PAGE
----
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COMANCHE COUNTY, KANSAS: HISTORY & GENEALOGY
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Civil War Veterans   Gravestones of Veterans   Heritage Park Memorial   Home Front   List of Comanche County Veterans   Memorial Rose Garden   Photos of Veterans   Research Sources   Spanish-American War   World War I   World War I Casualties   World War II   World War II Casualties   Undeclared Wars: Korean, Vietnam and the Gulf Wars  

World War I Casualties, Comanche County, Kansas


Edward J. Burghardt, Jr.

Gravestone of Private Edward J. Burghardt, Jr.,  No. 2200983, Co. E. 353rd Infantry, A.E.F.,  of Protection, Kansas, was killed in action on the Verdun Sector in France on November 1st, 1918. At right: Gravestone of Edward L. Burghardt, Jr., Private, U.S. Army, 353rd Infantry Regiment, 89th Infantry Division. Entered the Service from: Kansas. Died: November, 3, 1918. Buried at Plot H, Row 16, Grave 26, Meuse-Argonne American Cemetery, Romagne, France.

Edward J. Burghardt, Jr. was the 134th man to be drafted from Comanche County, Kansas; his draft registration number was 555 out of 591 men who registered in the county.

The Western Star, January 2, 1919:
PROTECTION BOYS KILLED IN ACTION:
Official Confirmation that Ed Burghart is Killed in Action and Ira Goff Died of Wounds

Official confirmation of the death of Ed Burghart has reached Mrs. Ike Bratcher of the Collier Flats neighborhood, stating officially that he was killed in action on November 3rd, just eight days before the cessation of hostilities. Ed was called to the service and trained at Camp Funston, and in France he was on the St. Mihiel sector.

March 27, 1919:
BURGHARDT DIED "GOING FORWARD"
Private Edward J. Burghardt, Jr., No. 2200983, Co. E. 353rd Infantry, A.E.F., of Protection, Kansas, was killed in action on the Verdun Sector in France on November 1st, 1918.
(He is not listed on the Soldiers Memorial obelisk; he is listed on the Heritage Park Memorial.)

PROTECTION'S HONOR ROLL. The Protection Post, 27 March 1919.

The Adjutant General Department:
List of Comanche County Men Who Died During WWI

Listed as a World War I casualty on the Heritage Park Memorial.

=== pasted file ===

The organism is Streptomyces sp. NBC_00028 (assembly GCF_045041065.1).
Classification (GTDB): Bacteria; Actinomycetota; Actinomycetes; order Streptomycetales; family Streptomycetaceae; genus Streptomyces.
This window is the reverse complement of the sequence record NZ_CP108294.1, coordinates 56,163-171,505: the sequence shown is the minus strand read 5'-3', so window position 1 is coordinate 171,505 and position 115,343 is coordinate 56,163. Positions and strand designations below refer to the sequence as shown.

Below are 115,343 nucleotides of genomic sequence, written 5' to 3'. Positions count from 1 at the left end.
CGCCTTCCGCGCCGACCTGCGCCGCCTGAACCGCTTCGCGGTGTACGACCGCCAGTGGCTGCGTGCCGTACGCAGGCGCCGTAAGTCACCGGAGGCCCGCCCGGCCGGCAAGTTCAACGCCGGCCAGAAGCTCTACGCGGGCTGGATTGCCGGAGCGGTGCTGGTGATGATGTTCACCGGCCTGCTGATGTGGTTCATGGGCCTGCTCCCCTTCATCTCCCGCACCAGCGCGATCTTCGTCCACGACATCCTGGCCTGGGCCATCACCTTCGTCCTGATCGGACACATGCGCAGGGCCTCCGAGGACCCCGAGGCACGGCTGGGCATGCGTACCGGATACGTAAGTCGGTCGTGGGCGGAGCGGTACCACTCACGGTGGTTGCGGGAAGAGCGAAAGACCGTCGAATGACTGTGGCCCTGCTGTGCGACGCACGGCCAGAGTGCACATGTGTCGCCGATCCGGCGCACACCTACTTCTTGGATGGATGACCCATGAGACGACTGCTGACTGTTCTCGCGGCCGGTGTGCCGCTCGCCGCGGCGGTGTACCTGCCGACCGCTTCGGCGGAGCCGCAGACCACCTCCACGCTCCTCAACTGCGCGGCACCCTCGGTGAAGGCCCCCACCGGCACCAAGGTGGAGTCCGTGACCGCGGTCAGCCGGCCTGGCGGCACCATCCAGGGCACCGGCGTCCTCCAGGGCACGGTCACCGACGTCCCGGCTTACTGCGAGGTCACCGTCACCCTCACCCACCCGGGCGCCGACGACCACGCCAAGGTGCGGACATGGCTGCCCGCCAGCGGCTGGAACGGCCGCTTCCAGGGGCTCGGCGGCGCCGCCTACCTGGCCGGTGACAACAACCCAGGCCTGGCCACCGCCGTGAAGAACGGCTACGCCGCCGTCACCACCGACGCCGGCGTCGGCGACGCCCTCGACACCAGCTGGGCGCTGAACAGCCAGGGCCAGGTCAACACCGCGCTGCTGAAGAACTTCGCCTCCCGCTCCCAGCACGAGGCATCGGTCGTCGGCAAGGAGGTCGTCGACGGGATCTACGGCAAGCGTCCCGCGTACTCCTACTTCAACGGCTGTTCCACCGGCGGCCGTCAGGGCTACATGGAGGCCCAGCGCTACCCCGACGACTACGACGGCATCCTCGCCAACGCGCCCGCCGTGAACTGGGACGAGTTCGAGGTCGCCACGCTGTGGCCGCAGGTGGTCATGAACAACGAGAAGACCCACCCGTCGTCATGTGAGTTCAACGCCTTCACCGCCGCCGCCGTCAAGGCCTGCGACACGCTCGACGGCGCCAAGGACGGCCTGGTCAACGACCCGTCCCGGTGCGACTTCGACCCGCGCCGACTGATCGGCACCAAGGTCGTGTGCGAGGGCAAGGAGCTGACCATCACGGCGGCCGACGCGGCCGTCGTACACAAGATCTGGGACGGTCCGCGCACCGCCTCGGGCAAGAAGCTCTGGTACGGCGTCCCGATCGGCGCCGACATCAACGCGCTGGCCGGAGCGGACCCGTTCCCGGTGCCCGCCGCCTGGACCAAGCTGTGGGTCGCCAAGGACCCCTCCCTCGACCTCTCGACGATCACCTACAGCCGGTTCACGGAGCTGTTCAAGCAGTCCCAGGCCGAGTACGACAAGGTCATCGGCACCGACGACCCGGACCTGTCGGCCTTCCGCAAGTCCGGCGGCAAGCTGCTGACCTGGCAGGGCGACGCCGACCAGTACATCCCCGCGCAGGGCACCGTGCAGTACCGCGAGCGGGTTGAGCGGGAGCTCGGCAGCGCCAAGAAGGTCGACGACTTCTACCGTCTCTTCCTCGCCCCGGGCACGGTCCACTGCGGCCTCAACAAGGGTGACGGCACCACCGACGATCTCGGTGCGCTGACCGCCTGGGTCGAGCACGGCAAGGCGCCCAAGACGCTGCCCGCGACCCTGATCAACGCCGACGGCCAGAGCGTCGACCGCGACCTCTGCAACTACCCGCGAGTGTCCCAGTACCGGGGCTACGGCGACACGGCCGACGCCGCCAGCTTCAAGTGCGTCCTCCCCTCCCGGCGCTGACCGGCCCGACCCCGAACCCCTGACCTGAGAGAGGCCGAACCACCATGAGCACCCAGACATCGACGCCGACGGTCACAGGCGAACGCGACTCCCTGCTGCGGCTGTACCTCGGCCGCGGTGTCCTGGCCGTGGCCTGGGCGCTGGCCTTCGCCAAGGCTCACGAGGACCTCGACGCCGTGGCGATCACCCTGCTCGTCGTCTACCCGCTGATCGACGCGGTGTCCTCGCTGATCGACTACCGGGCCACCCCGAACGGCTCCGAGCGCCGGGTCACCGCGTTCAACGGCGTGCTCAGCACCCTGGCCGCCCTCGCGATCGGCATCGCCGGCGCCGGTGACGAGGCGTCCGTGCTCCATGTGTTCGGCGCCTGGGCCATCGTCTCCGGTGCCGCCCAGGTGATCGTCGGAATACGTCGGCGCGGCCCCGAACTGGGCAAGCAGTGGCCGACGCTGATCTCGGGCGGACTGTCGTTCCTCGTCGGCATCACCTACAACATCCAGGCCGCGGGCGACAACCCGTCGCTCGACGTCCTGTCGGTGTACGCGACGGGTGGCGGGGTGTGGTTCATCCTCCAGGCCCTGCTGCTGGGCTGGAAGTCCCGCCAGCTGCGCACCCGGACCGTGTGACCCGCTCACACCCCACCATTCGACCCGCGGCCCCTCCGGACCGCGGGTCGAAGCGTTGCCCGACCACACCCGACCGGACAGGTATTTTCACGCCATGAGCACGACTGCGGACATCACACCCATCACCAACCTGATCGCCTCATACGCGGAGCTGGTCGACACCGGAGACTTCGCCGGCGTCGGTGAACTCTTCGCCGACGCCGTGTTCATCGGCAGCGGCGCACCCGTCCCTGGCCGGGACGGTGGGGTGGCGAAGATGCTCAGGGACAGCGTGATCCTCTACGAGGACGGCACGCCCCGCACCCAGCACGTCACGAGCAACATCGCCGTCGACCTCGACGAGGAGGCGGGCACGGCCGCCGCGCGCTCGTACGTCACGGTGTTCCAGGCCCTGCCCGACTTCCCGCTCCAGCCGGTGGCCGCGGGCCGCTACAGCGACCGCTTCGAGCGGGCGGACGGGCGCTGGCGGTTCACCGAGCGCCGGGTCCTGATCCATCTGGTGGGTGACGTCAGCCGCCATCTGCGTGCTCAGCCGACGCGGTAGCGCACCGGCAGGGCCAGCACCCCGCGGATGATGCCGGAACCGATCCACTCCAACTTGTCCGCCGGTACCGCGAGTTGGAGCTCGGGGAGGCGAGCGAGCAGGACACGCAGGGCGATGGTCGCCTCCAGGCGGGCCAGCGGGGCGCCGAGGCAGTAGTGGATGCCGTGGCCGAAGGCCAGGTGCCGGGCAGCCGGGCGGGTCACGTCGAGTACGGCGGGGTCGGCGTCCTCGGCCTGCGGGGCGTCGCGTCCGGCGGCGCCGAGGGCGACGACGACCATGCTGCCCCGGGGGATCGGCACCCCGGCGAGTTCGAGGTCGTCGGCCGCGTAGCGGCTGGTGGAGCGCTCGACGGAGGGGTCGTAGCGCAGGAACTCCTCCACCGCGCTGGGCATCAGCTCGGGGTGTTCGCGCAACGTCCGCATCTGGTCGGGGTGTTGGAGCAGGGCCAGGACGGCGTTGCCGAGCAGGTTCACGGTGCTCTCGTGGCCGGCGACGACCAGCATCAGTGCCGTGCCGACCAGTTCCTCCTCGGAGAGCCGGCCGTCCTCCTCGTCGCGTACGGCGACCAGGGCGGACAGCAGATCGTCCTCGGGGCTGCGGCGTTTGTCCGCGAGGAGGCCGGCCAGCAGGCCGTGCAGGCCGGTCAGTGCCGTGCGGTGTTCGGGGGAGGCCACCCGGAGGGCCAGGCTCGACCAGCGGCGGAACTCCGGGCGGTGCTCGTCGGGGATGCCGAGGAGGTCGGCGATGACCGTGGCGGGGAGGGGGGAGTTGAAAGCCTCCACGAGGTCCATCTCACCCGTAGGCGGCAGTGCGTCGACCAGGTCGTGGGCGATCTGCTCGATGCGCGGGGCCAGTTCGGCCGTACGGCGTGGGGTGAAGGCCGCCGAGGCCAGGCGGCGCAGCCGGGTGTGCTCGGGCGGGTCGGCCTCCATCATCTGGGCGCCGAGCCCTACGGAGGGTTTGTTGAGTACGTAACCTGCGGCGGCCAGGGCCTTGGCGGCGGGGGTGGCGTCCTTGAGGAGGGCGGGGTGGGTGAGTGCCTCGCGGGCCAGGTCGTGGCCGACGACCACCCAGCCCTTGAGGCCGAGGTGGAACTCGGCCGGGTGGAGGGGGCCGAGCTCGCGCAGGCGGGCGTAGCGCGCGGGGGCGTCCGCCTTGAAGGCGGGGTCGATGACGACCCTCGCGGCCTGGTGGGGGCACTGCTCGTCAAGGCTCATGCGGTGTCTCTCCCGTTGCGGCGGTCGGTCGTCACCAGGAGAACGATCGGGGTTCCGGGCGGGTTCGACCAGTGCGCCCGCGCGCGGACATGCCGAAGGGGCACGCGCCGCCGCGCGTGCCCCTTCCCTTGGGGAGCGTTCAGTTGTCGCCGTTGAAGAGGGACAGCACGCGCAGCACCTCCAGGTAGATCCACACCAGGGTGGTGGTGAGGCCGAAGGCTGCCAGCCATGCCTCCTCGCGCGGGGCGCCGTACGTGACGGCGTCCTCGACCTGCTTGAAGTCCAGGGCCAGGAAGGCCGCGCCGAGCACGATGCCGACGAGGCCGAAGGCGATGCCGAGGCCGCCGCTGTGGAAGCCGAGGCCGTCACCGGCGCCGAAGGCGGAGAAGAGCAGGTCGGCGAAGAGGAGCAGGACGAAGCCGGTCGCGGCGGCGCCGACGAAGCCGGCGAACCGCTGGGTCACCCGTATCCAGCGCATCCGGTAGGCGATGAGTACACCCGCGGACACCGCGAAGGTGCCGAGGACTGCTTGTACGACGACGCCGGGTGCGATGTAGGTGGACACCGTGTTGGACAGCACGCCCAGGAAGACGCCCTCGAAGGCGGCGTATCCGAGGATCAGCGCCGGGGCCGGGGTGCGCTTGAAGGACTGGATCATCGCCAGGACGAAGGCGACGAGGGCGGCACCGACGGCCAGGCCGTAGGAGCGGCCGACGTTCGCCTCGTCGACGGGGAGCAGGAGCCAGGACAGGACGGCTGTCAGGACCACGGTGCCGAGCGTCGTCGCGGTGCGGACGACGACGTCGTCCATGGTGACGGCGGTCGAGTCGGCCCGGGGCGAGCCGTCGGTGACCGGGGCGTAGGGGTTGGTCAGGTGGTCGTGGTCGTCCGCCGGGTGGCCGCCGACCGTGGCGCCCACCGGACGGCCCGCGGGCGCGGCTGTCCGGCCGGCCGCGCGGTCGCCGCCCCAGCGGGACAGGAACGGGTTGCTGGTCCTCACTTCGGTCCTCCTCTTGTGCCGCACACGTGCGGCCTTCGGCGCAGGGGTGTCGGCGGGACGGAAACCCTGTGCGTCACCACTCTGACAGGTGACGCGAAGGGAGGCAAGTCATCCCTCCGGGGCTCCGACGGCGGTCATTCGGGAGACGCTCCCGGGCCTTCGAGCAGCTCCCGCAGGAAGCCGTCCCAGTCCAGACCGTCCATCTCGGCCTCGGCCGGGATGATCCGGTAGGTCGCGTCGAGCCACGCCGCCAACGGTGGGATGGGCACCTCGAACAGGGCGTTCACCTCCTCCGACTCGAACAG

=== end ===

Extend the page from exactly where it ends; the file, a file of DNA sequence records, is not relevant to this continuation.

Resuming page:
Listed as Edwin L. Burghardt, Battalion Runner, Company E, 353rd Infantry Regiment, 89th Division, National Army. -- Honor Roll of The 353rd Infantry

Meuse-Argonne American Cemetery, Romagnee, France.


At right: Meuse-Argonne American Cemetery, Romagnee, France.

Protection American Legion was chartered on May 18, 1923, by a group of W.W. I Veterans. Post #167 was named after Edward Burghardt, a young Protection man who joined the service as a member of the Detached Service in Co. E, 353rd Infantry, 89th Division. Private Edward Burghardt, son of Edward and Minnie Burghardt, was born May 19, 1895, at Ellinwood, Kansas. He later moved to Protection with his parents, where he lived until he volunteered his services to the U.S. Army. At that time he was 23 years of age. He entered the service in March, 1918, and was killed in action somewhere in France in November 1918. He is buried in France. -- Comanche County History, page 195.


Archie L. Cantrell

Suresnes American Cemetery, Suresnes, France. Archie L. Cantrell, Private, U.S. Army, 48th Medical Replacement Unit. Entered the Service from: Kansas. Died: September 27, 1918. Missing in Action or Buried at Sea. Listed on Tablets of the Missing at Suresnes American Cemetery, Suresnes, France.

Cantrell, Archie L. Rank held at death: Pvt. Residence: Coldwater, Kansas. Joined service: Aug 7, 1918. Died: Sept 27, 1918. Served in: Cas Det Med Off Tog Camp, Ft Riley. Prov Amb Co B Med Off Tng Camp, Ft Riley. Exceptional Med Unit 48. -- Kansas Casualties in the World War, 1917 - 1919.

PROTECTION'S HONOR ROLL. The Protection Post, 27 March 1919.

The Adjutant General Department:
List of Comanche County Men Who Died During WWI

A list of all veterans honored on the Heritage Park Memorial is online at http://www.coldwaterkansas.com/vets.html. Archie Cantrell's name, according to that list, isn't included on that memorial.



John Rowan Crawford

October 11, 1918:
FOUR COMANCHE YOUNG MEN ANSWER DEATH CALL DURING PAST WEEK

On last Sunday afternoon the people of this community were shocked to learn of the death at 9:30 a.m. on that day, October 6, 1918, of one of our best known young men, John Crawford, at a hospital in Ann Arbor, Mich. Only three weeks ago he was on our streets in the prime of health and youthful vigor. Being within the draft age, he expressed a desire to begin at once preparations for actual service for the cause for which his country is now contending. Accordingly he went to Ann Arbor, Mich., where he enrolled (only about two weeks ago) as a member of the Student's Army Training Corps, connected with the University of Michigan. He had only fairly entered upon the work of drilling and of study when he became a victim of the prevalent disease, Spanish influenza. He was apparently recovering from that disease, however, when he took a back set and a short time bronchial pneumonia developed.

CRAWFORD, Pvt. John Rowan: May 4, 1899-October 6, 1918